Submitted by Ansgar Eussner on Tue, 01/17/2017 - 06:01


Interesting discussion. I agree that diversity, social distribution, environment, unintended effects, are increasingly important to consider in evaluations but in my opinion the five criteria will still remain valid and can cover these issues, with enlarged and rethought methods though. In the Council of Europe we address often the political framework conditions in legal and political terms, providing advice for changes of constitutions and laws in various fields, but also through projects ranging from policy advice to training and technical assistance in many areas. They are not growth oriented nor affecting the environment nor the income distribution but nevertheless can be and are evaluated by us using the five criteria and mostly qualitative methods of data collection. Our main problem is documenting impact, as this is long term and the causal chain is difficult to isolate.

Ansgar, thank you. I agree, there are a lot of things that can be addressed with the criteria, but that will depend on individual evaluators and lead to rather uneven practices. While there is value in interpretation and flexibility, if there are areas where consistently we need to interpret and adapt, maybe it is time to rethink a little, without throwing the baby out with the bathwater.

Submitted by Ansgar Eussner on Tue, 01/17/2017 - 08:20


Good to discuss, but I think that you can build most of the social, equity. environment related issues into the initial set of objectives and then they will show up in the evaluation, even if using the five DAC criteria. Afterwards it is rather a question how to get the data, including on unintended effects.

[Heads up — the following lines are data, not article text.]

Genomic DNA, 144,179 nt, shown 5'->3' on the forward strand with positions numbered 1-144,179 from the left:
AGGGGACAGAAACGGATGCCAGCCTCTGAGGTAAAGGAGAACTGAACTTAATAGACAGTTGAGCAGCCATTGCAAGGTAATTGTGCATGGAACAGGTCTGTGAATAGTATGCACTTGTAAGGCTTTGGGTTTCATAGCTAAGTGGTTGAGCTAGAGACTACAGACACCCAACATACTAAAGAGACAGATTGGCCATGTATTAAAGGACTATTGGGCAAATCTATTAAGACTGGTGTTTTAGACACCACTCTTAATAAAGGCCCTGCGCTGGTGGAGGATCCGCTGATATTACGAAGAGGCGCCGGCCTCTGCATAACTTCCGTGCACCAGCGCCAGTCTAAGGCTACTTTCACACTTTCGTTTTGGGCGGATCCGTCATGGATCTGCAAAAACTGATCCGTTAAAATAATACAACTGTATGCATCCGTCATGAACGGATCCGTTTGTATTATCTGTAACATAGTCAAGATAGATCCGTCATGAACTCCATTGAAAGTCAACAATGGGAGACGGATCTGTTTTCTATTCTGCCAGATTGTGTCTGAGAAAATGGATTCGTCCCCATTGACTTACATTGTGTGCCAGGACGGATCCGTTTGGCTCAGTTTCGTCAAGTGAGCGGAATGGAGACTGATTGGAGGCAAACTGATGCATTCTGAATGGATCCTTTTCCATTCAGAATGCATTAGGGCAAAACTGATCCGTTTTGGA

Submitted by federico bastia on Tue, 01/17/2017 - 10:44


Very interesting discussion. From my perspective, the big Five remain a valid to discuss about evaluation objectives. What I’ve found frustrating is when these criteria are put in ToR as a sort of shopping list where implementers or donors (more often implementers) ask for everything without really focus on specific, realistic and useful key research questions.

Submitted by Hans Lundgren on Mon, 01/30/2017 - 08:57


This is an interesting discussion. I would like to add some points related to the origins of the DAC Evaluation Criteria, provide a suggested explanation for the wide-spread use of the criteria, and comment on the perception that they have been conceived as a ”straightjacket”.

First on the origins. In 1989, and quite freshly recruited to the OECD, I took on responsibility for the DAC Expert Group on Aid Evaluation (now the DAC Network on Development Evaluation). One of my first major tasks was to lead and co-ordinate the drafting of the DAC Principles for Aid Evaluation which were developed over a two year period with member countries and partner organisations. The principles were adopted formally by the Expert Group and then by the DAC in 1991. The principles spelled out the role and purpose of evaluation in development co-operation and clarified important principles for the evaluation function in agencies – such as impartiality , independence and credibility, as well as on evaluation programming and management. The principles also state that it is essential to define the questions which will be addressed in an evaluation – these were referred to as the ‘issues’ of evaluation, and laid out a manageable framework with basic groups of evaluation issues. These issues are the origin of what then became the DAC Evaluation Criteria.